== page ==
Update: Katharine, the great white shark, cozies up to Lake Worth

Katharine, the great white shark, surfaced last week off the coast of Palm Beach, but then headed south, pinging off Lake Worth at about 9:30 p.m. Friday.

capture

Katharine has become South Florida’s celebrity great white, after first gaining attention in 2014.

And it’s no surprise that she’s a fan of the area.

Read: Second great white pings Jan. 16, when OCEARCH notifies authorities of the location

South Florida is a known wintertime stomping grounds for great whites, with a group of divers seeing a 14-footer earlier this month off Juno Beach.

Was it Katharine? The divers were only able to get within 30 feet of the shark.

Since Dec. 19, three great white sightings were reported off Florida’s coast — two from boats off Port Canaveral and the Jan. 1 encounter off Juno Beach captured on video by Embree.

“Of course, I didn’t believe them about the shark. It’s practically a myth,” said Luis Roman, owner of the Lake Park-based Calypso Charter, which had taken the New Year’s Day group to the site off Juno.

James Wieland, a meteorologist with WPTV Channel 5 said Katharine was just 10 miles off Lake Worth when her satellite tracker pinged Friday.

The nonprofit group Ocearch pairs scientists and local fishermen in an effort to tag and track sharks in pursuit of research.

In 2014, the group had tagged 150 sharks in seven years. The tracks of at least 40 white sharks can be found on Ocearch’s website. Katharine, who weighs a hefty 2,300 pounds, has traveled more than 28,810 miles since being tagged on Aug. 20, 2013, according to Ocearch.

Meanwhile, lesser known Oscar, a mako shark,  is hanging around west of Nassau.

Oscar, who was tagged in 2015, pinged this morning. The orange dots are pings within the last three months, while blue dots are older than three months.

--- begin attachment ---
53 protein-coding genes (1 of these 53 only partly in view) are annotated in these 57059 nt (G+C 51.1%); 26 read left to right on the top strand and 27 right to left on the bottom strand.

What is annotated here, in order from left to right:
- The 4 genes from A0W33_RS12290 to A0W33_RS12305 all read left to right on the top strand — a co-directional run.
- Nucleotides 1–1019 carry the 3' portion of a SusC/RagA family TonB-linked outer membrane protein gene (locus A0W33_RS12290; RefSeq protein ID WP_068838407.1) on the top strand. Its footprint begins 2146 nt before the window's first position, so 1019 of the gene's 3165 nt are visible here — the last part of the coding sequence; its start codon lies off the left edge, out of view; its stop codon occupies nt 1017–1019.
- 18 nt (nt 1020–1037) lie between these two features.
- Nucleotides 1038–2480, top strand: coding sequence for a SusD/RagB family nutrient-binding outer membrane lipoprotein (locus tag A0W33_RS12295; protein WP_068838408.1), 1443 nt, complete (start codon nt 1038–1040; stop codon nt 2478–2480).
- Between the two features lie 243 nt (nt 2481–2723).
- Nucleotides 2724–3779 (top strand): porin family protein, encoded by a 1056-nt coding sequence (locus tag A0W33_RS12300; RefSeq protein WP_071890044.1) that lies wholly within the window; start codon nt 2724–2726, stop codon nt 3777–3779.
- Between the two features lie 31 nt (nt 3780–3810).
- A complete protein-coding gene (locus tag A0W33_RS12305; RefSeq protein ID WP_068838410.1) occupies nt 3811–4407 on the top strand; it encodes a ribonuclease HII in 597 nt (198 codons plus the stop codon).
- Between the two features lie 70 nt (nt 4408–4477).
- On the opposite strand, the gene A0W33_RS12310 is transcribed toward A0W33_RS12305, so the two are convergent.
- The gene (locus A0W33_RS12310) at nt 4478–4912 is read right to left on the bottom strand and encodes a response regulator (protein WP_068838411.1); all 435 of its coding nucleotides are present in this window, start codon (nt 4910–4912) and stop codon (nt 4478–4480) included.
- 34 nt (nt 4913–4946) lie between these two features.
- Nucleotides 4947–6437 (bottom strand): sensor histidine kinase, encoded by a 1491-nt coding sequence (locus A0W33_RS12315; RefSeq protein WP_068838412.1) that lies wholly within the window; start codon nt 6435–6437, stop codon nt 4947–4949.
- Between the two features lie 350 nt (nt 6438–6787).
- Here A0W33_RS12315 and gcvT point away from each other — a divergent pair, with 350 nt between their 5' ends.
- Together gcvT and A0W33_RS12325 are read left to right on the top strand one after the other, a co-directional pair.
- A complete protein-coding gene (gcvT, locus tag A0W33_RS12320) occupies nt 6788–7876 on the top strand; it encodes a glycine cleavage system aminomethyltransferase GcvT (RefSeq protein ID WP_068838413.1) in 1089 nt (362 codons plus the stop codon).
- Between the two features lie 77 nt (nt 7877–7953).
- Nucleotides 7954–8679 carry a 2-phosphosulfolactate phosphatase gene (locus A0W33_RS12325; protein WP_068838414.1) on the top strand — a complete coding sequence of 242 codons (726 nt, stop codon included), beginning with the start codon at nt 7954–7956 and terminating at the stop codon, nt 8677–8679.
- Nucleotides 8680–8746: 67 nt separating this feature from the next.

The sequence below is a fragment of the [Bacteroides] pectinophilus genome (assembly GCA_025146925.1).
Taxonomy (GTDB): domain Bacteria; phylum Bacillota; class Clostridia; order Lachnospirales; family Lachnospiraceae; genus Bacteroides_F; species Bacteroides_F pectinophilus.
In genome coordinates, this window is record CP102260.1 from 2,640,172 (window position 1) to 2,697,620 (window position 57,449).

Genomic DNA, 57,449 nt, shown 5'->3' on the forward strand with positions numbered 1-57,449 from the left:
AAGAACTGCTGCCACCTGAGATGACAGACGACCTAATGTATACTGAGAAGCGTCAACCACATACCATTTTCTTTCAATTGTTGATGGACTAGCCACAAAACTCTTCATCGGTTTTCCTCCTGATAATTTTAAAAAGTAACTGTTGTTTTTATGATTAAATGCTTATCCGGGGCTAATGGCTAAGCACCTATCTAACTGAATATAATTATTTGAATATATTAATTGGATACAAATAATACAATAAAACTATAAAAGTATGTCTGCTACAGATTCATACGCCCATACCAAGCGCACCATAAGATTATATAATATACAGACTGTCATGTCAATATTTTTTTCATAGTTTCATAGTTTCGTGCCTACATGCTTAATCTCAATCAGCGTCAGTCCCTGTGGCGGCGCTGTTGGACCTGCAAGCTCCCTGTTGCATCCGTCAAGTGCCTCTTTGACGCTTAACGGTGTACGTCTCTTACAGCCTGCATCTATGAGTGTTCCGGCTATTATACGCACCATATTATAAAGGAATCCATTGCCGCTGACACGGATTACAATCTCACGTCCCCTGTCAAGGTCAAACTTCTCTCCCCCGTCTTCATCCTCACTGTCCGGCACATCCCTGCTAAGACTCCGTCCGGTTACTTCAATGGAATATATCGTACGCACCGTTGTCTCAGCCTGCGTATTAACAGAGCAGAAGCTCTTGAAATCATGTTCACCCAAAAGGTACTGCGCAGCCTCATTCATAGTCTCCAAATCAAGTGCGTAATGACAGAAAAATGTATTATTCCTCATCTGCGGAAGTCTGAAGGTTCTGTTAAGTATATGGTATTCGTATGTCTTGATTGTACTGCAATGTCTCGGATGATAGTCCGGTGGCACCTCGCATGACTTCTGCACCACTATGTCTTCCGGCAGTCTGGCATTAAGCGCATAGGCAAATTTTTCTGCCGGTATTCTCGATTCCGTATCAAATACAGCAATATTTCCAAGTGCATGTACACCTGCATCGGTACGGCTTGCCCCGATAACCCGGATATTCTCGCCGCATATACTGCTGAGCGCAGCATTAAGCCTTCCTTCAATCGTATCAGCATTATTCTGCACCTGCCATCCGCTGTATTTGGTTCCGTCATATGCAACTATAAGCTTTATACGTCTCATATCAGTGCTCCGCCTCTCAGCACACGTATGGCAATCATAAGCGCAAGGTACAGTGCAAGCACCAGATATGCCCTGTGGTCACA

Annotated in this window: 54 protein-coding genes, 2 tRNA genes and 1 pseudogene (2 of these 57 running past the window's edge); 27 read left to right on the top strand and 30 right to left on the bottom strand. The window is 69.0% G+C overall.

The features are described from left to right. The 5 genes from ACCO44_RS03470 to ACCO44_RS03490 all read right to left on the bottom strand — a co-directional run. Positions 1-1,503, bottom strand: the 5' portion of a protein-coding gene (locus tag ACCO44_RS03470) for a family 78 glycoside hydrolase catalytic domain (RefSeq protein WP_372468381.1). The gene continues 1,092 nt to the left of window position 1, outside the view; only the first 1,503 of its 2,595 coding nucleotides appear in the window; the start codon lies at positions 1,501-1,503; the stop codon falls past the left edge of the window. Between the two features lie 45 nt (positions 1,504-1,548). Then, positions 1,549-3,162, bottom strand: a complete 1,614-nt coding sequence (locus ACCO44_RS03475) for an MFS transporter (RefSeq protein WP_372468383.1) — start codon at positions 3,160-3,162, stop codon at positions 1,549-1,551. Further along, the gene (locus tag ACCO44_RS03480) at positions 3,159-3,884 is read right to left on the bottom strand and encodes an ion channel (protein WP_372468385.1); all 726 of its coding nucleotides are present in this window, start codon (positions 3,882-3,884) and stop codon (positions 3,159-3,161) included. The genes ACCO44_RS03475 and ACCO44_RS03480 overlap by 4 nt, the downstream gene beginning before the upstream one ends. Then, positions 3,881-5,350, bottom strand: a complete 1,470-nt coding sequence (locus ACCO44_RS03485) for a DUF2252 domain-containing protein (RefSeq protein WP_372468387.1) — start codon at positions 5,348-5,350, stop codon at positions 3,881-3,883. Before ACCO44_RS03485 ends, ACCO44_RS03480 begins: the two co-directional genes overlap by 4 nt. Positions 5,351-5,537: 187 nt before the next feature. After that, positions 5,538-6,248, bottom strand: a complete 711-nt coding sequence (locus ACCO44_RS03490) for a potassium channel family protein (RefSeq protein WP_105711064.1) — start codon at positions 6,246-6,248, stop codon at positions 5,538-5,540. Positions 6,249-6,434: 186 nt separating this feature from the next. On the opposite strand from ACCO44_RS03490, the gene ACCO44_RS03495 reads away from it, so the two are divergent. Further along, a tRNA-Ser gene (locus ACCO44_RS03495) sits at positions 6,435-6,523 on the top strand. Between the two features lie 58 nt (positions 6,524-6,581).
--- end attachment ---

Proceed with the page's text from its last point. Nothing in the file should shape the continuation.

capture

 

Previous story: Katharine, the great white shark, is wintering once again off the coast of Palm Beach County.

Ocearch reported this week that after months of silence, Katharine’s satellite tracking device “pings toward West Palm Beach, Florida!”

Where she’s headed is unclear, but her fondness for South Florida became known in 2014 when she spent time near Sebastian Inlet, Stuart and east of Boynton Beach.

capture

Chris Fischer founded Ocearch. The nonprofit pairs scientists and local fishermen in an effort to tag and track sharks in pursuit of research.

In 2014, the group had tagged 150 sharks in seven years. The tracks of at least 40 white sharks can be found on Ocearch’s website. Katharine, who weighs a hefty 2,300 pounds, has traveled more than 28,810 miles since being tagged on Aug. 20, 2013, according to Ocearch.

Read: South Florida is haven for great whites in winter

Katharine after being fitted with a satellite tracker. Courtesy Ocearch

Katharine after being fitted with a satellite tracker. Courtesy Ocearch

The Ocearch team prepares to capture and tag a 14-foot, 2,300 pound great white shark in August 2013. The shark would become known as Katharine. Robert Snow/OCEARCH

The Ocearch team prepares to capture and tag a 14-foot, 2,300 pound great white shark in August 2013. The shark would become known as Katharine. Robert Snow/OCEARCH

South Florida is a known wintertime stomping grounds for great whites, with a group of divers seeing a 14-footer earlier this month off Juno Beach.

Was it Katharine? The divers were only able to get within 30 feet of the shark.

Since Dec. 19, three great white sightings were reported off Florida’s coast — two from boats off Port Canaveral and the Jan. 1 encounter off Juno Beach captured on video by Embree.

“Of course, I didn’t believe them about the shark. It’s practically a myth,” said Luis Roman, owner of the Lake Park-based Calypso Charter, which had taken the New Year’s Day group to the site off Juno.

Screen grab taken from Corey Embree's Jan. 1, 2017 video of an encounter with a great white shark.

Screen grab taken from Corey Embree’s Jan. 1, 2017 video of an encounter with a great white shark.

Check The Palm Beach Post radar map.

Romano, of West Palm Beach, was captaining the ship — Miss Jackie — that day and didn’t dive.

“We’ve conducted thousands of hours of dives and never seen a great white,” Romano said. “I thought they were joking.”

Read: South Florida man survives shark attack that shreds hand

There are no recorded bites from great white sharks in Florida, according to the International Shark Attack File.

Most bites are mistakes that leave a nasty gash, or sometimes worse.

But one South Florida man bitten off Singer Island took it personally. He went out the next day to get revenge. 

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